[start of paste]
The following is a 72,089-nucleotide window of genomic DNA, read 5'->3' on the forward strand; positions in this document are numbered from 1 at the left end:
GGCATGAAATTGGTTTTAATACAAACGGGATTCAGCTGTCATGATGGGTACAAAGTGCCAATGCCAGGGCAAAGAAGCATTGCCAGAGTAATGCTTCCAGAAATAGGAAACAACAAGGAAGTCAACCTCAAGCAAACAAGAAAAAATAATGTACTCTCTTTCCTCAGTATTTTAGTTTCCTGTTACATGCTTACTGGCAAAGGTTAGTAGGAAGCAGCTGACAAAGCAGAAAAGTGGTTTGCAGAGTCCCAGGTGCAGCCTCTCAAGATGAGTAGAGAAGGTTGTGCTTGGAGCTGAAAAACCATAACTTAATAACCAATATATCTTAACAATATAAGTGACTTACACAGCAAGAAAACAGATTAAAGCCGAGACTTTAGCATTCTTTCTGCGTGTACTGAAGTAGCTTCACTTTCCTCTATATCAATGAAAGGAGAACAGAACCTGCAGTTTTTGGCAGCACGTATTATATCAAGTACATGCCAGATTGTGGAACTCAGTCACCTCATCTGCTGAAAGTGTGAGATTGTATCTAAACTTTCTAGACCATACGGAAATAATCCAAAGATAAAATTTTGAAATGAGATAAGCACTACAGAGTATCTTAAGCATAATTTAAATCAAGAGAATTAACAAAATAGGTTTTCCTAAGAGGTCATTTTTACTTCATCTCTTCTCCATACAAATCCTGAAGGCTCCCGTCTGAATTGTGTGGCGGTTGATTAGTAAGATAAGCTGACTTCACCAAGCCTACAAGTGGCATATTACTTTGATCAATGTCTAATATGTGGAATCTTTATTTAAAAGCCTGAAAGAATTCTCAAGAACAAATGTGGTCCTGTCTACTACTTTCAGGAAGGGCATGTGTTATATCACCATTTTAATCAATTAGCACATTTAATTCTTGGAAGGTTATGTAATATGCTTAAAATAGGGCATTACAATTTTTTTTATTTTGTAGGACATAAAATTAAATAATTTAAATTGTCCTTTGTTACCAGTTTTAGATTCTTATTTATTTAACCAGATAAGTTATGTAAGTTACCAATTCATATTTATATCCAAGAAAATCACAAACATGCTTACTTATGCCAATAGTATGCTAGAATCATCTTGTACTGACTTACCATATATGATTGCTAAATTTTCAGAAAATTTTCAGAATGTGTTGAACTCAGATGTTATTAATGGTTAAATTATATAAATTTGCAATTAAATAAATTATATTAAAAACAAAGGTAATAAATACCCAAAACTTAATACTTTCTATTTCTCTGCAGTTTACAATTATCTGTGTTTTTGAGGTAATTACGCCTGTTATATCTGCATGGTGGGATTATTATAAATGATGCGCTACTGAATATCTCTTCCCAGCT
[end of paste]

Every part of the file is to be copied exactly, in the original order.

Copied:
The following is a 72,089-nucleotide window of genomic DNA, read 5'->3' on the forward strand; positions in this document are numbered from 1 at the left end:
GGCATGAAATTGGTTTTAATACAAACGGGATTCAGCTGTCATGATGGGTACAAAGTGCCAATGCCAGGGCAAAGAAGCATTGCCAGAGTAATGCTTCCAGAAATAGGAAACAACAAGGAAGTCAACCTCAAGCAAACAAGAAAAAATAATGTACTCTCTTTCCTCAGTATTTTAGTTTCCTGTTACATGCTTACTGGCAAAGGTTAGTAGGAAGCAGCTGACAAAGCAGAAAAGTGGTTTGCAGAGTCCCAGGTGCAGCCTCTCAAGATGAGTAGAGAAGGTTGTGCTTGGAGCTGAAAAACCATAACTTAATAACCAATATATCTTAACAATATAAGTGACTTACACAGCAAGAAAACAGATTAAAGCCGAGACTTTAGCATTCTTTCTGCGTGTACTGAAGTAGCTTCACTTTCCTCTATATCAATGAAAGGAGAACAGAACCTGCAGTTTTTGGCAGCACGTATTATATCAAGTACATGCCAGATTGTGGAACTCAGTCACCTCATCTGCTGAAAGTGTGAGATTGTATCTAAACTTTCTAGACCATACGGAAATAATCCAAAGATAAAATTTTGAAATGAGATAAGCACTACAGAGTATCTTAAGCATAATTTAAATCAAGAGAATTAACAAAATAGGTTTTCCTAAGAGGTCATTTTTACTTCATCTCTTCTCCATACAAATCCTGAAGGCTCCCGTCTGAATTGTGTGGCGGTTGATTAGTAAGATAAGCTGACTTCACCAAGCCTACAAGTGGCATATTACTTTGATCAATGTCTAATATGTGGAATCTTTATTTAAAAGCCTGAAAGAATTCTCAAGAACAAATGTGGTCCTGTCTACTACTTTCAGGAAGGGCATGTGTTATATCACCATTTTAATCAATTAGCACATTTAATTCTTGGAAGGTTATGTAATATGCTTAAAATAGGGCATTACAATTTTTTTTATTTTGTAGGACATAAAATTAAATAATTTAAATTGTCCTTTGTTACCAGTTTTAGATTCTTATTTATTTAACCAGATAAGTTATGTAAGTTACCAATTCATATTTATATCCAAGAAAATCACAAACATGCTTACTTATGCCAATAGTATGCTAGAATCATCTTGTACTGACTTACCATATATGATTGCTAAATTTTCAGAAAATTTTCAGAATGTGTTGAACTCAGATGTTATTAATGGTTAAATTATATAAATTTGCAATTAAATAAATTATATTAAAAACAAAGGTAATAAATACCCAAAACTTAATACTTTCTATTTCTCTGCAGTTTACAATTATCTGTGTTTTTGAGGTAATTACGCCTGTTATATCTGCATGGTGGGATTATTATAAATGATGCGCTACTGAATATCTCTTCCCAGCT